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Thursday, January 31, 2008

Good Bye T.V... I Want My Life Back

I wrestle with so many things with "fuzzy" lines of morality. Homeschool vs public, secular music, tv. If only you could step inside my head for a moment, you would understand the constant state of turbulence it is in. While I can so easily slip into legalism, I can also fall the other way too.

For most of our married life, my husband and I didn't have a TV. We stood against what we knew it would do to our minds, and the minds of our children. Well, we all have weak moments, and last Spring we decided to get the Dish. It all started harmlessly with us wanting to hear the news (our local paper is quite insufficient). Last summer, I got a phone call offering a special 3 month trial on a "package" programing. Tempted by the bargain, and my desire to watch the Travel channel I agreed. What's the harm in three months? Right?

Six months later, we not only still have these channels, but we have made TV our family hobby. We used to read, talk, play games, and explore the outdoors. Our time as a family knitted us together, it kept us unique. Now, the second my husband gets home the TV goes on, and stays on until bed. Even our weekends have slowly started to have the TV fill it's hours.

Our sensitivity has gone way down to the terrible things it indoctrinates us with. We used to be disgusted with most programs, and turn them off. Now I hear words and ideals my children should never hear, being force feed to them while us, their parents sit iddley by.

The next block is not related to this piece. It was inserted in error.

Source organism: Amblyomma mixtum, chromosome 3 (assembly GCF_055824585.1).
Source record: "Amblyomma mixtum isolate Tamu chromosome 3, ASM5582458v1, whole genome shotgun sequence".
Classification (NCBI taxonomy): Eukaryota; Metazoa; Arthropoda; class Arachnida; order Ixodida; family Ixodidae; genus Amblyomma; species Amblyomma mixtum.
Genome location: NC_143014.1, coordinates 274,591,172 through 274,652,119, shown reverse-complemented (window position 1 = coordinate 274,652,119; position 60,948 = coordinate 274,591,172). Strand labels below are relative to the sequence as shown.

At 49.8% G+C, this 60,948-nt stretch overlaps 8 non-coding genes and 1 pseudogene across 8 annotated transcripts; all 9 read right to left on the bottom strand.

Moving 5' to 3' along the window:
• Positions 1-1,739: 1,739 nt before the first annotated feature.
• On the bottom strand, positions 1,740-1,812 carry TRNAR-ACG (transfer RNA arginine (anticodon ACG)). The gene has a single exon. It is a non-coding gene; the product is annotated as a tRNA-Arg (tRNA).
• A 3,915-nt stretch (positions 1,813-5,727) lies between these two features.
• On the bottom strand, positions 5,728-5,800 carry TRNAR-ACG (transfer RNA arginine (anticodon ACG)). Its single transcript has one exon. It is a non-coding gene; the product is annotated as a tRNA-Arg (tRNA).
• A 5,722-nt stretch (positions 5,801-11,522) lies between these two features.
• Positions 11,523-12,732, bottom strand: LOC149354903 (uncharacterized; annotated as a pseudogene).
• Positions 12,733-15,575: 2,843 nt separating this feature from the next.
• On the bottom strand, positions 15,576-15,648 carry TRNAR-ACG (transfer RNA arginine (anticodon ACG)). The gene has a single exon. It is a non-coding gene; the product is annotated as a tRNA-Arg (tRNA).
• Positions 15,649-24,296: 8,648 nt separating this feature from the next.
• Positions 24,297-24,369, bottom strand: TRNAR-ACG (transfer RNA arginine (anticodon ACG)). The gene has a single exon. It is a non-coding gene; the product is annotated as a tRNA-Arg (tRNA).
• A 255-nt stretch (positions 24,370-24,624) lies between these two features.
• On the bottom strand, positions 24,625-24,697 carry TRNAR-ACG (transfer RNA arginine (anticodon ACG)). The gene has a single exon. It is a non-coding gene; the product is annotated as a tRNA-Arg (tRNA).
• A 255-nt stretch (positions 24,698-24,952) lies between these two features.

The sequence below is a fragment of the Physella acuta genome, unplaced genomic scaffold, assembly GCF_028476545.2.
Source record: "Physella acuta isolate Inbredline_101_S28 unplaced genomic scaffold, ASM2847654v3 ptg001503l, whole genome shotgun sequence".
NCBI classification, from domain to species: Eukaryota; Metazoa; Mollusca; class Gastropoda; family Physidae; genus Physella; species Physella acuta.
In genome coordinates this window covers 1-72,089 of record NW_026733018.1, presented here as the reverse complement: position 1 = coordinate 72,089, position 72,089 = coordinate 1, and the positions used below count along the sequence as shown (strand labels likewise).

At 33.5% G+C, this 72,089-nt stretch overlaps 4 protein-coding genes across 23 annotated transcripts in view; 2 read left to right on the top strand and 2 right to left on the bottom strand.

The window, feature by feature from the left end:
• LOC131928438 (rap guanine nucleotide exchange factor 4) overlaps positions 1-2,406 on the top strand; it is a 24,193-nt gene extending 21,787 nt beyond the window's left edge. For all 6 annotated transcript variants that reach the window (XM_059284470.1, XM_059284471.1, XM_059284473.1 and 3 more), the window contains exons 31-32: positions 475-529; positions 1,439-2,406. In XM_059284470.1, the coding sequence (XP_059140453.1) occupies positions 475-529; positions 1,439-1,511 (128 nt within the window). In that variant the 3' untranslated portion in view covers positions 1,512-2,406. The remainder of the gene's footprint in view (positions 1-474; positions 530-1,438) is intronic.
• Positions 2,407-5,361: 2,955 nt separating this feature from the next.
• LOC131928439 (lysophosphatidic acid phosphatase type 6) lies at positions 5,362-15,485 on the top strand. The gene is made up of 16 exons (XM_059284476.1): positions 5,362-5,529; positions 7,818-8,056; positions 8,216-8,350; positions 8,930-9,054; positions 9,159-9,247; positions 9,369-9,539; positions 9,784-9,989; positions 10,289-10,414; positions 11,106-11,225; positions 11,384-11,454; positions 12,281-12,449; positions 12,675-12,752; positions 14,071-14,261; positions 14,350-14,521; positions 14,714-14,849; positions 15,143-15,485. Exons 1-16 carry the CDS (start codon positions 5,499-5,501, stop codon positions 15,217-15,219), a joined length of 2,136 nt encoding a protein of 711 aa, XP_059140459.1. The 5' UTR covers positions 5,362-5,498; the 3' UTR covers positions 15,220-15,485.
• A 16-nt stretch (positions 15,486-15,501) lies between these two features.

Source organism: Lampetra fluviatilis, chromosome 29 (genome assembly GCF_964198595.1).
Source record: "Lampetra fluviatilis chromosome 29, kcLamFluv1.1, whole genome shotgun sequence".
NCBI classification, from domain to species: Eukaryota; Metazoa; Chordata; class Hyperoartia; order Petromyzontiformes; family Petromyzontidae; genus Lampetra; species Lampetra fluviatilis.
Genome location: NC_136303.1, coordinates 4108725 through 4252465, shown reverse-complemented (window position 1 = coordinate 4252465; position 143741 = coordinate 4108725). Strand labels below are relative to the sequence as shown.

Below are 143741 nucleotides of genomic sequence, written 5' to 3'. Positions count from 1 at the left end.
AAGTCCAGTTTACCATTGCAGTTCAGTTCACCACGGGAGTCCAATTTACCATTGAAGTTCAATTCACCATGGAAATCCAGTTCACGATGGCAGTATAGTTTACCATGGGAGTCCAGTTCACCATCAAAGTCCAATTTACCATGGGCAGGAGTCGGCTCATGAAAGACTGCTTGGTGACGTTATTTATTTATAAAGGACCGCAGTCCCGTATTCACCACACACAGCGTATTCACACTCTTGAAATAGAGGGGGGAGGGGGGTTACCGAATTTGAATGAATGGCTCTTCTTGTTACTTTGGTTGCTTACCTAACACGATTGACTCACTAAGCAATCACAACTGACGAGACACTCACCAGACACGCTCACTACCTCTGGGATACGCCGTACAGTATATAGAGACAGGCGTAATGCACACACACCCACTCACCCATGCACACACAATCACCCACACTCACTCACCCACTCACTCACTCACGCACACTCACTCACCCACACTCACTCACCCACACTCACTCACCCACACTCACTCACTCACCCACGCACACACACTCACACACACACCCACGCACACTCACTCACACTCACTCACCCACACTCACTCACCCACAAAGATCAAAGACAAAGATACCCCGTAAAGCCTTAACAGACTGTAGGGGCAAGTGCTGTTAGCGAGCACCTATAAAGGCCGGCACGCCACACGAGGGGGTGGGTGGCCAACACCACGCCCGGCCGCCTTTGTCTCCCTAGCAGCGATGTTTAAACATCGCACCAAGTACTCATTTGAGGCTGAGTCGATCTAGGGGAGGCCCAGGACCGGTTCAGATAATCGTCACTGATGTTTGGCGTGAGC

Today, I got rid of the TV. Not the literal box, it sits silently in my living room, closed behind hutch doors, but it's forced content is gone. Not even local channels come in, and I couldn't be happier.

My conviction to get rid of it started the day I got it. Sadly, it took evidence of rotting fruit to get me to act on that conviction. Now, like a weight lifted off my shoulders, it is gone! Obedience feels good.

Before I go, I want to share with you a comment that really spoke to me from my last post.

When I was very young, we didn't have television. When we finally got it, there were few shows on and a lot of dead time where the television, if turned on, looked like snow. It was really a novelty and when used, it was a family event, not something to keep boredom at bay.

When I was a kid, we used our imaginations (a lot). I remember being engrossed in digging a hole to China (for days!) We would put our ears to the ground and convince each other that we could hear people speaking Chinese. I remember building a city for fairies to live in. I remember looking for four leaf clovers for hours on end. I remember hop scotch, jacks, marbles, and jumpropes.

I remember mud pies, daisy chains, and setting a trap to catch squirrels (never did catch one but almost did a few times). We made bug hospitals and I remember playing hide and seek with all the kids in the neighborhood after dark on warm summer evenings. I remember snow forts, sledding, and snowball fights.

When it was too cold to be outside, I remember listening to the radio (They didn't have talk shows but they had comedy skits and stories and I could close my eyes and listen to more than just music). I wrote poetry and stories, we created plays and put together circus acts. I still remember painting baloons black to look like huge barbells and making a lion's mane out of an old dust mop my mom had.